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FESTIVALS

Delhi, the capital city of India celebrates almost all the festivals pertaining to every religion irrespective of any prejudice or bias. Throughout the year, the city remains immersed in the festivities. From the Diwali of the Hindus, to the Eid of the Muslims, the Christmas of the Christians and the Guru Nanak Jayanti of the Sikhs, distinctive in almost every way there are certain festivals that are celebrated only in Delhi like the Mango festival, Qutub festival and the Garden tourism festival.

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FESTIVALS

HOLI

Marked as the festival of colors, the festival of Holi has a number of legends associated with it carrying the message of destroying the evil and celebrating the good.

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HOLI

Marked as the festival of colors, the festival of Holi has a number of legends associated with it carrying the message of destroying the evil and celebrating the good.

This festival involves smearing each other with gulal and dancing to the beats of some traditional songs. Almost all cities celebrate the festival of Holi with equal enthusiasm and glee.

CHRISTMAS

Week long celebrations of Christmas further add to the “happy” state of the people of Delhi – from the preparation of the Christmas cake to the decoration of the Christmas tree, the rhythm of the sweet carols create a perfect soothing atmosphere for the people to indulge in.

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CHRISTMAS

Week long celebrations of Christmas further add to the “happy” state of the people of Delhi – from the preparation of the Christmas cake to the decoration of the Christmas tree, the rhythm of the sweet carols create a perfect soothing atmosphere for the people to indulge in.

Followed by new year, the festival of Christmas puts a happy end to the year by its festivities and warmth nature.

DUSSHERA AND DIWALI

Dussehra and Diwali, the ‘festival of lights’ are both celebrated as a way to mark the importance of good over evil. The city looks beautiful in the Diwali week with decorated houses where Crackers, fireworks and diyas form the major part of the festival.

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DUSSHERA AND DIWALI

Dussehra and Diwali, the ‘festival of lights’ are both celebrated as a way to mark the importance of good over evil. The city looks beautiful in the Diwali week with decorated houses where Crackers, fireworks and diyas form the major part of the festival.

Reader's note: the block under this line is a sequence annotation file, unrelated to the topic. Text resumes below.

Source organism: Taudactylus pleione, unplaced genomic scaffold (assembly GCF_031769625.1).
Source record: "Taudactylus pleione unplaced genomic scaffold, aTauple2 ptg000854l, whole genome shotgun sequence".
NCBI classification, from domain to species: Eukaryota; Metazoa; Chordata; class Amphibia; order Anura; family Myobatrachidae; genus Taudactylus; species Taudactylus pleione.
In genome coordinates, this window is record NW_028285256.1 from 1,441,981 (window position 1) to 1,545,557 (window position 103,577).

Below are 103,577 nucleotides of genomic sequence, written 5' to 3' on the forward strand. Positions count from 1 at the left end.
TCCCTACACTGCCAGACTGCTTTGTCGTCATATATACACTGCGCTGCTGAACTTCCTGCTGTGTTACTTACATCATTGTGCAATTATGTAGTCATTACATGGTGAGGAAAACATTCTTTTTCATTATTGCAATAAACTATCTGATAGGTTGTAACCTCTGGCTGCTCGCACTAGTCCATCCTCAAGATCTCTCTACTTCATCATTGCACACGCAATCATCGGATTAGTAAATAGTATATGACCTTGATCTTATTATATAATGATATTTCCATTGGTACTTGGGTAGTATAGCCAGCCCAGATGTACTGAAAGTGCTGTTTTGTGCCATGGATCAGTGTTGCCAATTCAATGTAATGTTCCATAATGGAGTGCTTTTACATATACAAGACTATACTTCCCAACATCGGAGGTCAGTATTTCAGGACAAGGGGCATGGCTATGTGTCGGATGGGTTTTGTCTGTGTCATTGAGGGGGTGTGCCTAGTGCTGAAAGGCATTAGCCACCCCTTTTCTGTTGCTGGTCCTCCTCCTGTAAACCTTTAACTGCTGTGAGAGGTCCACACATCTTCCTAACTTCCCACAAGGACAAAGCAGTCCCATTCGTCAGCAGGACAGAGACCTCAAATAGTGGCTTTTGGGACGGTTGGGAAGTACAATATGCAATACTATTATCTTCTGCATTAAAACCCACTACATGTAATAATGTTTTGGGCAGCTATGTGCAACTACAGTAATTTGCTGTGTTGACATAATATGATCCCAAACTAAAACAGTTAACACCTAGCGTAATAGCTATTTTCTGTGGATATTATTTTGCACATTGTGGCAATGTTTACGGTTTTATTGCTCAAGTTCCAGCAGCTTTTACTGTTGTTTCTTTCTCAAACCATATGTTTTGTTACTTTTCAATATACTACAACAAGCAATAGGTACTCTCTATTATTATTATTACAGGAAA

Where Dushhera marks the end of evil by burning the effigy of Ravana, Diwali on the other hand celebrates the arrival of Lord Rama. The famous bihari Chhat festival is also celebrated six days after Diwali to honour the sun god.

EID

Marking the end of Ramadan, Eid-al-Fitr (Eid al-Fitr, Eid ul-Fitr, Id-Ul-Fitr, Eid) is the first day of the Islamic month of Shawwal which is celebrated by attending communal prayers.

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EID

Marking the end of Ramadan, Eid-al-Fitr (Eid al-Fitr, Eid ul-Fitr, Id-Ul-Fitr, Eid) is the first day of the Islamic month of Shawwal which is celebrated by attending communal prayers.

The festival of Eid includes activities like listening to khutba (sermon) and givezakat al-fitr (charity in the form of food). Marked as one of the most important festival of Muslims, Eid is celebrated with great enthusiasm by Delhites at Jama Masjid.

LOHRI

Majority of the population of Delhi consists of Punjabis which is why festivals like Lohri, Navratri and Guru Purab bring life to the city of Delhi and is celebrated with great faith, fervor and ecstacy.

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LOHRI

Majority of the population of Delhi consists of Punjabis which is why festivals like Lohri, Navratri and Guru Purab bring life to the city of Delhi and is celebrated with great faith, fervor and ecstacy.

Celebrated on 13th January every year, the festival of Lohri has a mythological meaning attached to it. Marked by simplicity this festival is known for bringing the family together.

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